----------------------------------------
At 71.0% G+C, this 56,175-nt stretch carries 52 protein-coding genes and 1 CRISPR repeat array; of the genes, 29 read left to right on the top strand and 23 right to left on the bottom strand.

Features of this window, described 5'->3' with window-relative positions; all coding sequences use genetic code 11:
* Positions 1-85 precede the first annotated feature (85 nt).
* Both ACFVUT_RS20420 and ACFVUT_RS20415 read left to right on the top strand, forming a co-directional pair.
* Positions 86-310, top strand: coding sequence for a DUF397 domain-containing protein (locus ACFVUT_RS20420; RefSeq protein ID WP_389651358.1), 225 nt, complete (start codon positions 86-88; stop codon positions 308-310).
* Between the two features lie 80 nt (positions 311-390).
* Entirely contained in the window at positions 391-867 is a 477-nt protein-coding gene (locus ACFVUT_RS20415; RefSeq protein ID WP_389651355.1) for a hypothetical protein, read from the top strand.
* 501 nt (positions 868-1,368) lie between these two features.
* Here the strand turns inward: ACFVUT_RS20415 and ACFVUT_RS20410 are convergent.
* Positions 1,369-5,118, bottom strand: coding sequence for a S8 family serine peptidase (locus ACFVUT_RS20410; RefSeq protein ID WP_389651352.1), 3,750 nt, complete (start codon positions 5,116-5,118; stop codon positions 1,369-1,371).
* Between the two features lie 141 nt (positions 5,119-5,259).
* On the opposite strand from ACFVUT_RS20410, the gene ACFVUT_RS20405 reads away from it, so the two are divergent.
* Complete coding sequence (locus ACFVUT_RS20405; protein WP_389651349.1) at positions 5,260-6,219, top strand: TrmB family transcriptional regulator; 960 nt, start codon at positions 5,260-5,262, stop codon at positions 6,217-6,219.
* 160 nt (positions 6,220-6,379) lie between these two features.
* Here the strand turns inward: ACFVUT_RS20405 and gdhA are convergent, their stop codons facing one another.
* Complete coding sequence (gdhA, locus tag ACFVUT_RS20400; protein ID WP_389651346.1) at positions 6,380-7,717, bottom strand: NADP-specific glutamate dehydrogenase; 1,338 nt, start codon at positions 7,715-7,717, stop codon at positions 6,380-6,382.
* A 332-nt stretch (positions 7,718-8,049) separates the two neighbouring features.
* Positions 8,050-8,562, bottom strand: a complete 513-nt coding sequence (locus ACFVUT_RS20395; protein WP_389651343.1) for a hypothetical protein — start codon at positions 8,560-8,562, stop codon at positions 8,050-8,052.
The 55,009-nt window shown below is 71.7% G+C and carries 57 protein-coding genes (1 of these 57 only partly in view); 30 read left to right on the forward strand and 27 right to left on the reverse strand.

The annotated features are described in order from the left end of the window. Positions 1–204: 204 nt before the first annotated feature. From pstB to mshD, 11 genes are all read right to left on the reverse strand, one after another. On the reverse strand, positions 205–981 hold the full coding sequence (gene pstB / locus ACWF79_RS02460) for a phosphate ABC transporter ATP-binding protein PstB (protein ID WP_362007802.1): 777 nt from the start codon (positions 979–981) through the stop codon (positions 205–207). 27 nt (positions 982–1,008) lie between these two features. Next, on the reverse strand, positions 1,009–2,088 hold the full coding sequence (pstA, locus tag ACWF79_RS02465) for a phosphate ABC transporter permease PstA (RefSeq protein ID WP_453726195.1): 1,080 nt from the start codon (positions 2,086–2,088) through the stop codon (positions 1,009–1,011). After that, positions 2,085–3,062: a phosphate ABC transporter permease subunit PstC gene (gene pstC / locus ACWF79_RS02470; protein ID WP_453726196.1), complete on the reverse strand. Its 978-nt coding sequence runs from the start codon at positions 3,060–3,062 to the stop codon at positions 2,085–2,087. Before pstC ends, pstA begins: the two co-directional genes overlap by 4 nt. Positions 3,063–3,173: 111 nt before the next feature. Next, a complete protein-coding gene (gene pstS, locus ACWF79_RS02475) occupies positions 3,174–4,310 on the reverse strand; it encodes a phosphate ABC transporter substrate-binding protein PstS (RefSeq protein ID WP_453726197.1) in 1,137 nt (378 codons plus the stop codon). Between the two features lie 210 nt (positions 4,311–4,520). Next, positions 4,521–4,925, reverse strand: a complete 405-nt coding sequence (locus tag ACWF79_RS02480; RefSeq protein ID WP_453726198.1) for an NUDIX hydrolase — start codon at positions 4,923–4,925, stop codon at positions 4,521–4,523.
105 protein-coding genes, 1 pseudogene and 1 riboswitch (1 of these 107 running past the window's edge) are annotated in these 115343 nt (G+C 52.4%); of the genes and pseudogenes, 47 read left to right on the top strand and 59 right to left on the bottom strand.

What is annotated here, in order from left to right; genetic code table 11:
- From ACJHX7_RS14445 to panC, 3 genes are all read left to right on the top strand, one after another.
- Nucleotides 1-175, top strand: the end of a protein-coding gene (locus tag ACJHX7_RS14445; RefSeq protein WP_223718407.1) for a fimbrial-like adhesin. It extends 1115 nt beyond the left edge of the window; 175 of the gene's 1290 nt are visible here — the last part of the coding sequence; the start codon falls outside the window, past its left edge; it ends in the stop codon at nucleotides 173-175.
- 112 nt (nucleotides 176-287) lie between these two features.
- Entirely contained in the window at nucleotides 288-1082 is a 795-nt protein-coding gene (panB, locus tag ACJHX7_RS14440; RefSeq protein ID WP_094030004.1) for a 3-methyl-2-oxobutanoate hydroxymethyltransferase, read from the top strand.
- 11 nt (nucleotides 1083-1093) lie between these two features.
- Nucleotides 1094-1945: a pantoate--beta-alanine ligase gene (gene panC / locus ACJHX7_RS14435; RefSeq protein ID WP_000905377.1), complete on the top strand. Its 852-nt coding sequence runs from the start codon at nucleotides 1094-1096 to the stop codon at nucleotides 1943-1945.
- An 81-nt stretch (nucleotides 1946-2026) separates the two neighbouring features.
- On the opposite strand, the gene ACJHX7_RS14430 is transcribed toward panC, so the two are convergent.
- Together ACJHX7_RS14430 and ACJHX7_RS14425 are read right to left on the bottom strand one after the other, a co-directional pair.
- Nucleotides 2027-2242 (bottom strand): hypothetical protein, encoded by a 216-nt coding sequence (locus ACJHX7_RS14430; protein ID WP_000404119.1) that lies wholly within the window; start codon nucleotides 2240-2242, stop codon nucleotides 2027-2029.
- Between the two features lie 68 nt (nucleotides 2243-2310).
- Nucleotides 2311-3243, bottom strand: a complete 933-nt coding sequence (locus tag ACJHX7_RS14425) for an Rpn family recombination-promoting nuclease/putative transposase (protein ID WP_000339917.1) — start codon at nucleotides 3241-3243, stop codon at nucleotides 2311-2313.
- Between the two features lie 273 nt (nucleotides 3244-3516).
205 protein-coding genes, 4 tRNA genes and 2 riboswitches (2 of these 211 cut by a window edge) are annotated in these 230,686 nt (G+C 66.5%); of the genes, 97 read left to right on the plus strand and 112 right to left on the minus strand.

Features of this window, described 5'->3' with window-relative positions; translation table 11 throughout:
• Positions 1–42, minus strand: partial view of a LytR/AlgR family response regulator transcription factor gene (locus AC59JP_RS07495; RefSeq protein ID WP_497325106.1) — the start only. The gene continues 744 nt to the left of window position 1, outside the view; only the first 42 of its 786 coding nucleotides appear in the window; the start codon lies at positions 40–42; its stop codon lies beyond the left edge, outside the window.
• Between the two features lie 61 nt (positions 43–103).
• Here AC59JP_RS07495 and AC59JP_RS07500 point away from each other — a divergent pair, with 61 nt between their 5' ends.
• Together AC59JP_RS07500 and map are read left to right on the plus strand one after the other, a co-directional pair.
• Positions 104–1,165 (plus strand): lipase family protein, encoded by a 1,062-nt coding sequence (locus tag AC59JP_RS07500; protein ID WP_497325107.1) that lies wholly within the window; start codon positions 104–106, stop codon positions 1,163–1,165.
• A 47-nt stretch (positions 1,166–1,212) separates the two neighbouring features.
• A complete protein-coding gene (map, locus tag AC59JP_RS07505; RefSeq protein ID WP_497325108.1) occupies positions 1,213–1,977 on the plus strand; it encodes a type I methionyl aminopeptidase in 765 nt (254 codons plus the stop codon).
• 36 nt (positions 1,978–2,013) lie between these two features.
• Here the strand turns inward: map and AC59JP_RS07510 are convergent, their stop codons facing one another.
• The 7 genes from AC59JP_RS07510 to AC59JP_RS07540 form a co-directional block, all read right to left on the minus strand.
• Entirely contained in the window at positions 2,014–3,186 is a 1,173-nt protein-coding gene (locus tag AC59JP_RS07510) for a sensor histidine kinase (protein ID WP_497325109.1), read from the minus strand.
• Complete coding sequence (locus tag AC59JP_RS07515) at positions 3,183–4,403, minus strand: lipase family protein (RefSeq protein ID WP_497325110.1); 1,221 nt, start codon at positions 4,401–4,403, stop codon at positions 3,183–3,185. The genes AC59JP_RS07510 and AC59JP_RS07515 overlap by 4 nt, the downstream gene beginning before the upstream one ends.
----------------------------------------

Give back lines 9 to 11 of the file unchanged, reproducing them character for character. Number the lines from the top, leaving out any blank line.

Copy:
* Here the strand turns inward: ACFVUT_RS20415 and ACFVUT_RS20410 are convergent.
* Positions 1,369-5,118, bottom strand: coding sequence for a S8 family serine peptidase (locus ACFVUT_RS20410; RefSeq protein ID WP_389651352.1), 3,750 nt, complete (start codon positions 5,116-5,118; stop codon positions 1,369-1,371).
* Between the two features lie 141 nt (positions 5,119-5,259).